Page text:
Abstract: Amazon leads the market in ebooks with the Kindle brand, which encompasses a range of dedicated e-reader devices and a large ebook store. Kindle users are able to share the experience of reading ebooks purchased from Amazon by selecting passages of text for upload to the Kindle Popular Highlights website. In this article, I propose that the Kindle Popular Highlights database contains evidence that readers are re-appropriating commonplacing – the act of selecting important passages from a text and recording them in a separate location for later re-use – while reading public domain titles on the Kindle. An analysis of keyness in a corpus of 34,044 shared highlights from public domain titles suggests that readers focus on words relating to philosophy and values to draw an understanding of contemporary society from these classic works. This form of highlighting takes precedence over understanding and sharing key narrative moments. An examination of the top ten most popular authors in the corpus, and case studies of Jane Austen’s Pride and Prejudice and William Shakespeare’s Hamlet, demonstrate variation in highlighting practice as readers are choosing to shorten famous commonplaces in order to change their context for an audience that extends beyond the original reader. Through this analysis, I propose that Kindle users’ highlighting patterns are shaped by the behaviour of other readers and reflect a shared understanding of an audience beyond the initial highlighter.

PRESENTATION: A historiography of the ebook

October 30th, 2015 § 0 comments § permalink

I was invited to give a talk for the Centre for the History of the Book at the University of Edinburgh. I took the opportunity to talk through some of the methodological challenges facing researchers of ebooks.


Social Reading of Harry Potter on the Kindle (from a distance)

October 20th, 2015 § 0 comments § permalink

I’ve been seriously working on research for my history of the Kindle for a couple of years now and I’m still figuring out how to capture the impact of the Kindle on the scale of both the publishing/technology industry and the individual reader.

This tension is clearest when looking at the available data on reading and the shared highlights. There are a large number of individuals making personal choices behind the 500,000 shared highlights of a single edition of Wuthering Heights. If we scale this to over 4 million ebooks and 40 million Kindle users, it becomes extremely difficult to focus on both the local and global trends (and doubly so when access to the data is obsfucated and entirely unavailable): What counts as an appropriate sample? To what degree can individual highlights link to the mass of activity? How much data can I even get hold of?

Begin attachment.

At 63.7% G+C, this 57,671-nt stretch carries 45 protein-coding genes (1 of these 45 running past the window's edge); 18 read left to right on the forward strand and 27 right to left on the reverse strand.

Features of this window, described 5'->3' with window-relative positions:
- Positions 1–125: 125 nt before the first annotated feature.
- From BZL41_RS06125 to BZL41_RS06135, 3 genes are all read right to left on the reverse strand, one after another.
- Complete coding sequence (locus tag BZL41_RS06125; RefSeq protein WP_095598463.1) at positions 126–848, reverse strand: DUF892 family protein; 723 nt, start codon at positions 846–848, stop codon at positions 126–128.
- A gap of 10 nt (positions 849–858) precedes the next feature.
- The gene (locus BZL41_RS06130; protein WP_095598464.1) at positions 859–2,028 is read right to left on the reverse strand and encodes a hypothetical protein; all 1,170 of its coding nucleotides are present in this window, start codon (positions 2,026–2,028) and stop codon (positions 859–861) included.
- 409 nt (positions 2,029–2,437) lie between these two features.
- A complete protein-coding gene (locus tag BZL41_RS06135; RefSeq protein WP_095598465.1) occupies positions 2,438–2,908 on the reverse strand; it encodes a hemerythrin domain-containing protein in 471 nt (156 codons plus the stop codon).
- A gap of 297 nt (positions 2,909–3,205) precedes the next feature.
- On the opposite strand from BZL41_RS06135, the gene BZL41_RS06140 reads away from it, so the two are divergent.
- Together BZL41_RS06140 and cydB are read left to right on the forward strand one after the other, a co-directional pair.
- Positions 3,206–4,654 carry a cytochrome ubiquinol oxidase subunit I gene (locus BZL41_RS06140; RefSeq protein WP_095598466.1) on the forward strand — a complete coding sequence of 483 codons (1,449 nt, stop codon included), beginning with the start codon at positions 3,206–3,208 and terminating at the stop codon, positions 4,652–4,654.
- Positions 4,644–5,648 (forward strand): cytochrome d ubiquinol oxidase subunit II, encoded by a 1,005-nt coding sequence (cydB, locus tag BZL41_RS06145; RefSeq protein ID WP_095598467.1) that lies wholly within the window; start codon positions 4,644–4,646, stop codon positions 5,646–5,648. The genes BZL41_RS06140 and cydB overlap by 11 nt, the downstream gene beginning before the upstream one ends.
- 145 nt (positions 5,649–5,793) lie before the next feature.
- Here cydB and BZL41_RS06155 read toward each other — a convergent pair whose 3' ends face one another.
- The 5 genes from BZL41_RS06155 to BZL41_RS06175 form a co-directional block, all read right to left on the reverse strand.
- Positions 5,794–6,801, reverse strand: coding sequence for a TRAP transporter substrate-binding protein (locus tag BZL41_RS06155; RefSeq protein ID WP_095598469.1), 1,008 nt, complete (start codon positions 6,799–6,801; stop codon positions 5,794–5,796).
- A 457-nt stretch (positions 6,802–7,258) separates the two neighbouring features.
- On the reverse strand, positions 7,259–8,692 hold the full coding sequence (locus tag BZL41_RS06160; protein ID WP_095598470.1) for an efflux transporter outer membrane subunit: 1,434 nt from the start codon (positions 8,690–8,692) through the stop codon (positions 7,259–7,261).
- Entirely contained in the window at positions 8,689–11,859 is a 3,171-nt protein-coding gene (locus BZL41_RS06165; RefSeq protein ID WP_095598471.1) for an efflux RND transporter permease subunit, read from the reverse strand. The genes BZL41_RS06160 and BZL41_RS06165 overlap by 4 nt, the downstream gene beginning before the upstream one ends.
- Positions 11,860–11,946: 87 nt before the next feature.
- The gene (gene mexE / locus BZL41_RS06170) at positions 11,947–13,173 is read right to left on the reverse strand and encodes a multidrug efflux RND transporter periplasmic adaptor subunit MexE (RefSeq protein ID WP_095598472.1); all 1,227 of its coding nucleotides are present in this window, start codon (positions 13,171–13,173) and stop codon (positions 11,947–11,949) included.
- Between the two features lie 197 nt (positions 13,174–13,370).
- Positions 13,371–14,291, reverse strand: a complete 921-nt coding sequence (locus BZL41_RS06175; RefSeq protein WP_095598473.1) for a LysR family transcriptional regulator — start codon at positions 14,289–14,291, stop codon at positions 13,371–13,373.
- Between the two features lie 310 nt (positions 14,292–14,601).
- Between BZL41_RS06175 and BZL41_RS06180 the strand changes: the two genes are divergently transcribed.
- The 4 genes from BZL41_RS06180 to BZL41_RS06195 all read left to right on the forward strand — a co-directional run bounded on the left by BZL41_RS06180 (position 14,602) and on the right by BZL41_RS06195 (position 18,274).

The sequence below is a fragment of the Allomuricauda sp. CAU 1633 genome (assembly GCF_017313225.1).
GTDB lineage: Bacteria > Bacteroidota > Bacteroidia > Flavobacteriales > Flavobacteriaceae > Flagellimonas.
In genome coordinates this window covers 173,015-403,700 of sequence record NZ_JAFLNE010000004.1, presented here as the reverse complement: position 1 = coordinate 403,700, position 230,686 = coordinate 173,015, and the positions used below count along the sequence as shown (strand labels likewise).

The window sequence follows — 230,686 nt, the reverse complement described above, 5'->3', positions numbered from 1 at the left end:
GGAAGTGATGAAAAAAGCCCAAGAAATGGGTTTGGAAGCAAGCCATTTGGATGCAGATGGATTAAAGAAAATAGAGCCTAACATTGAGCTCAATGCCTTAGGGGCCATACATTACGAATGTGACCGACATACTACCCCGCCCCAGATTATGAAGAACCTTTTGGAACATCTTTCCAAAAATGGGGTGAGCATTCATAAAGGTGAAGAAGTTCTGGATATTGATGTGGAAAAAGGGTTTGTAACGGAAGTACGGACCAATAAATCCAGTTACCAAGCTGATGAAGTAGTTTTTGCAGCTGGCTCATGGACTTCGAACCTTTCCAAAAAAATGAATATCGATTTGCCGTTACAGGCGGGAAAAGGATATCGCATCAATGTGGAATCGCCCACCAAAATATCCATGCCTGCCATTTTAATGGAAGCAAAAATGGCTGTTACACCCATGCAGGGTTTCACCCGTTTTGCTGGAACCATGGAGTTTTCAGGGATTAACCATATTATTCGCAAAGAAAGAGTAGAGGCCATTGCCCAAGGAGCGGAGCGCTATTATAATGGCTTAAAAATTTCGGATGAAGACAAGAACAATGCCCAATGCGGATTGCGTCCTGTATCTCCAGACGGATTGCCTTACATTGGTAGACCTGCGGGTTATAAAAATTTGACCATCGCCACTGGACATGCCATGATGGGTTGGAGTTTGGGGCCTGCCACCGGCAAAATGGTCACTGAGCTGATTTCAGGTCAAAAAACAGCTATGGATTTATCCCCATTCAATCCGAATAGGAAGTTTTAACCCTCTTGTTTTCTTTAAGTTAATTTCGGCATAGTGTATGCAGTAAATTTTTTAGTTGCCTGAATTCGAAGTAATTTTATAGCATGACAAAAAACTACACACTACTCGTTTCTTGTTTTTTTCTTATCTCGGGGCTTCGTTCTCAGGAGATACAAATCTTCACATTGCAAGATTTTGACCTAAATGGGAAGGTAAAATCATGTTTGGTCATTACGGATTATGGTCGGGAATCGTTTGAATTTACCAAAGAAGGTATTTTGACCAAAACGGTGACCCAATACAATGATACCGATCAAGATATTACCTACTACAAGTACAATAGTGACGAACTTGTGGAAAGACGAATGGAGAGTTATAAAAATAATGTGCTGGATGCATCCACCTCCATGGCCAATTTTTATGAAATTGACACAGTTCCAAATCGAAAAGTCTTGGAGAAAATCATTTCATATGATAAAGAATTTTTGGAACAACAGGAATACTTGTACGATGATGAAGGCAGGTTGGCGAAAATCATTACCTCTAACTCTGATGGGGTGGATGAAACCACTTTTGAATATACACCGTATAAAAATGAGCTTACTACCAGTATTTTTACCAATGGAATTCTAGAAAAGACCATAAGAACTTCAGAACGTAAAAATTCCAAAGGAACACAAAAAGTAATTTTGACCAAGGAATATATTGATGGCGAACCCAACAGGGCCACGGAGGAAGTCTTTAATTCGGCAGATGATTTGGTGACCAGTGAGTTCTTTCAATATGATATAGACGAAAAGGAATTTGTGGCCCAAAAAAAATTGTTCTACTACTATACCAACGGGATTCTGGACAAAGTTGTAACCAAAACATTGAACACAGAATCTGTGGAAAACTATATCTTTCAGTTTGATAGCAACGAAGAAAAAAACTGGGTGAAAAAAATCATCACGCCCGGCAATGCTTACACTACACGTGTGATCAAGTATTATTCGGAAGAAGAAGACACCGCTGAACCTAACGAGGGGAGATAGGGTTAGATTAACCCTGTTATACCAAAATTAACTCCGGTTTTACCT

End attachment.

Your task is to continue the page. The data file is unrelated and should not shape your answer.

While I ponder these questions, there’s still the problem of method. In order to figure this out, here’s a pilot study of the Harry Potter series as a complete unit that is manageable yet has received a fair amount of attention.

On the global level, shared highlights might not be able to tell us much about readership because an unknown number of readers choose not to highlight or share their efforts. The benefit of using Harry Potter, however, comes from the fact it is possible to gauge popularity across the series.

In recent versions of the Kindle software, a helpful pop-up box appears “About This Book” when opening a title for the first time. Luckily, this pop-up contains the total number of shared highlights and how many unique sections of the title have been highlighted. (These may not necessarily be up-to-date, but all the data here comes from 20 October 2015)

The data from the Harry Potter series reveals some interesting patterns. Figure 1 shows the total volume of shared highlights for each title, while figure 2 looks at the number of unique highlights per title. The most striking part of figure 1 is that the visible highlights (the top 10 most shared highlights) barely represent 10% of all shared highlights for any individual title.

Total number of highlights per Harry Potter book

Figure 1.  Total highlights for each Harry Potter title and the visible top 10 highlights (click for full size)


Figure 2. Unique highlights for each Harry Potter title (click for full size)

While the two graphs appear to show that the popularity of the series drops at the end and plummets after the first novel only to be pick up towards the middle, there is a far simpler explanation: the longer books receive more highlights as there is more text to highlight.

The only notable exception is Harry Potter and the Philosopher’s Stone, where more readers are focusing on particular passages. The large increase in total highlights without a similar increase in unique highlights likely indicates that more people are reading the first book than the rest of the series, or at the very least, they lose enthusiasm after the first book.

The second macroscopic view we can get from the Popular Highlights is the location of the shared highlights. Jordan Ellenberg has coined the Piketty Index as a way of using popular highlight locations to see how far through a book a reader got before quitting. From the evidence I’m gathering, it looks like the top 10 shared highlights are more likely to appear at the beginning of a book than the end, but what about the Harry Potter series?


Figure 3. Top 10 Shared Highlights for each Harry Potter title (click image for full size)

As a series, readers are more likely to highlight passages at the end of the book than the beginning. Not only does this suggest that readers are likely to finish the books, but through looking at the content of the highlights from the end of the book, it is clear that some of the most popular parts of the titles are Dumbledore’s speeches to Harry and the denouement of the narrative. Given the make-up of Rowling’s series and the slow start of most of the books, this inversion makes sense.